Event Recap: Brown Bag Apr 13 – Conflict Resolution

SCWIST Brown Bag Lunch Series

SFU Brown Bag Conflict Resolution, Negotiation and Navigating Your Academic Career with Brian Green

Date of Event: April 13, 2015

Speaker: Brian Green

In another edition of the Brown Bags Lunch Time Series co-organized by SCWIST, the SFU Office of Graduate Studies and the SFU Postdoctoral Association, SFU PDA President Emma Griffiths interviewed the SFU Faculty Association’s Executive Director and special guest Brian Green. A sociologist by training, Brian has made his career advising academic staff organizations, negotiating collective agreements and advocating for faculty at BCIT and UBC, as well as here at SFU. His place in the university community provides a unique perspective on academic life – where teaching, research and service merge with institutional and interpersonal politics and faculty members adopt and shed any number of roles and identities in a day’s work.

This edition of the Brown Bag series had a packed house, and lots of interaction with the special guest. We tackled a variety of topics to learn how to get, succeed and keep a career in academia. What should you do, what should you not do, and how do you deal with conflict and major problems if they arise.

A first area discussed was the importance of collegiality. Academic institution differ from most other workplaces. Instead of rather well-understood hierarchy, responsibilities, and lines of communication, being an academic involves autonomy, independent work and very informal and implicit leadership. Interpersonal relationships and power dynamics play large role. When it works well, this collegial model of decision-making is very powerful and democratic. Nevertheless, the decentralized nature of the collegial model results in a lot of variation within and across institutions. This means that if it is not functioning well, people are cut off and very bad decisions for a particular group are made.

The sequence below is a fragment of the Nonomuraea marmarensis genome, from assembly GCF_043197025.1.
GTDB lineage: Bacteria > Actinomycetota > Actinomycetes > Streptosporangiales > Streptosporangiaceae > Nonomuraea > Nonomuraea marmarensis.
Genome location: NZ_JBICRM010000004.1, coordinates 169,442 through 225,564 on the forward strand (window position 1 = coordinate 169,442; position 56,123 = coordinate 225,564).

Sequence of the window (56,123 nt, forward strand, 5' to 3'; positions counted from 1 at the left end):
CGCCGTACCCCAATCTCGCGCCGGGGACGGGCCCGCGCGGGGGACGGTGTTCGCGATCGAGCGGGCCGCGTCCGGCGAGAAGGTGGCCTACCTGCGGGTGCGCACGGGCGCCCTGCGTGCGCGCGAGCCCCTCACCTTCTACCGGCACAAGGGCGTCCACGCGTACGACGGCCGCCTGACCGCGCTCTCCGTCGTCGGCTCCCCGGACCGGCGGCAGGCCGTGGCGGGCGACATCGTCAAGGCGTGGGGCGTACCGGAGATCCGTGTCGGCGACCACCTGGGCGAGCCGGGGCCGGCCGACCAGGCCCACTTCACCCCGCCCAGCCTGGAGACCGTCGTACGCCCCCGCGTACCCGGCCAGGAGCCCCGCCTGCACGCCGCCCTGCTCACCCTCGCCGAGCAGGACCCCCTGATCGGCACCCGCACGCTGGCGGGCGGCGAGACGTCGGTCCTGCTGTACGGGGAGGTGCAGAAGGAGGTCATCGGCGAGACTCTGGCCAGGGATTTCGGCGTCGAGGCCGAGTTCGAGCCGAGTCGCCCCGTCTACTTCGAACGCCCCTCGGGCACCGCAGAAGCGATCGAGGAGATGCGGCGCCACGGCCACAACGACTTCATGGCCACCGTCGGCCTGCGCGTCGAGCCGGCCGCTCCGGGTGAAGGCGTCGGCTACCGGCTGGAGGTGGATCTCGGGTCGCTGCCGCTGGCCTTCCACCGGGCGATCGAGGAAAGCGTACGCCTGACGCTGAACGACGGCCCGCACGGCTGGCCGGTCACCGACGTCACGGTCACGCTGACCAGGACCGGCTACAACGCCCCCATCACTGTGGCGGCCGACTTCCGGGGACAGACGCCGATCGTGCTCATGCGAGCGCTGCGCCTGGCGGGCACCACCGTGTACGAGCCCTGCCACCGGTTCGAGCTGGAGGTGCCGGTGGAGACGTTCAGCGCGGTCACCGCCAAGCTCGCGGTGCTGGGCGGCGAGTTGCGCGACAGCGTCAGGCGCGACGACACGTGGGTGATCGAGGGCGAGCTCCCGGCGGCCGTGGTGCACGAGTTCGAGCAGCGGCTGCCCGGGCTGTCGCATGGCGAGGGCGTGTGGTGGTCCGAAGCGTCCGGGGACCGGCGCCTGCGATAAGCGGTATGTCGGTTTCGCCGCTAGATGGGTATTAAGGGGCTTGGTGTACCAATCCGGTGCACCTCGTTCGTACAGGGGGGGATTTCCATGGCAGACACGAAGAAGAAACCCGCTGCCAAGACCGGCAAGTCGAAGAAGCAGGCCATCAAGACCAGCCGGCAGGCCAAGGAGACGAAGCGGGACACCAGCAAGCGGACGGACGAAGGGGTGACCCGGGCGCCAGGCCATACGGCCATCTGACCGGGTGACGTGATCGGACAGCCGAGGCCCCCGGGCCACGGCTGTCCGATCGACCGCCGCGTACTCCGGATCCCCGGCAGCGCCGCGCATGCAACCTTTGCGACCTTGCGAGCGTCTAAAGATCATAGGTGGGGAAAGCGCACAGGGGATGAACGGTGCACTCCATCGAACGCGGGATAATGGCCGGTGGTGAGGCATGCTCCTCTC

While this vital part of your academic career is not part of formal training nor mentioned in the average PhD program, you are expected to catch on quickly and learn how to operate in such an environment. As a result, challenges along the academic career path commonly are not about the core tasks such as research and teaching but about that which remains below the surface yet can keep you from getting tenure even if you do well in those core tasks. Showing great potential for these core tasks are key in getting such a coveted tenure track job, but you will need to bring your A-game in getting along with your colleagues and understanding the intricacies of the academic political model to succeed in the tenure track.


Brian Green